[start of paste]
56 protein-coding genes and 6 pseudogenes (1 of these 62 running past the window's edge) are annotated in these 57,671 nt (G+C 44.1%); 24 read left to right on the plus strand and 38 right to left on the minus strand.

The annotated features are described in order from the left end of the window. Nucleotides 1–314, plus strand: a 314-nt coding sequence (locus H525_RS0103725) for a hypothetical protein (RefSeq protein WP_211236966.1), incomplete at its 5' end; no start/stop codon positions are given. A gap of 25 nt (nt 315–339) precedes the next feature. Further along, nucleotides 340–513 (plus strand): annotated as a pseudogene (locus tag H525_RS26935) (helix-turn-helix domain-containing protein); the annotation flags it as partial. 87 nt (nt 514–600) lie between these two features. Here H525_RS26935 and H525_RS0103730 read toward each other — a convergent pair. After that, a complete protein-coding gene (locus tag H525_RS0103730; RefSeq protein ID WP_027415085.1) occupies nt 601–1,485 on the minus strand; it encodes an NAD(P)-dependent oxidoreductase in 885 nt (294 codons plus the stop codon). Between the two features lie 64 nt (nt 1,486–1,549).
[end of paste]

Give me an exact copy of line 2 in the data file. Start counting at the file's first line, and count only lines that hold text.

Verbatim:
The annotated features are described in order from the left end of the window. Nucleotides 1–314, plus strand: a 314-nt coding sequence (locus H525_RS0103725) for a hypothetical protein (RefSeq protein WP_211236966.1), incomplete at its 5' end; no start/stop codon positions are given. A gap of 25 nt (nt 315–339) precedes the next feature. Further along, nucleotides 340–513 (plus strand): annotated as a pseudogene (locus tag H525_RS26935) (helix-turn-helix domain-containing protein); the annotation flags it as partial. 87 nt (nt 514–600) lie between these two features. Here H525_RS26935 and H525_RS0103730 read toward each other — a convergent pair. After that, a complete protein-coding gene (locus tag H525_RS0103730; RefSeq protein ID WP_027415085.1) occupies nt 601–1,485 on the minus strand; it encodes an NAD(P)-dependent oxidoreductase in 885 nt (294 codons plus the stop codon). Between the two features lie 64 nt (nt 1,486–1,549).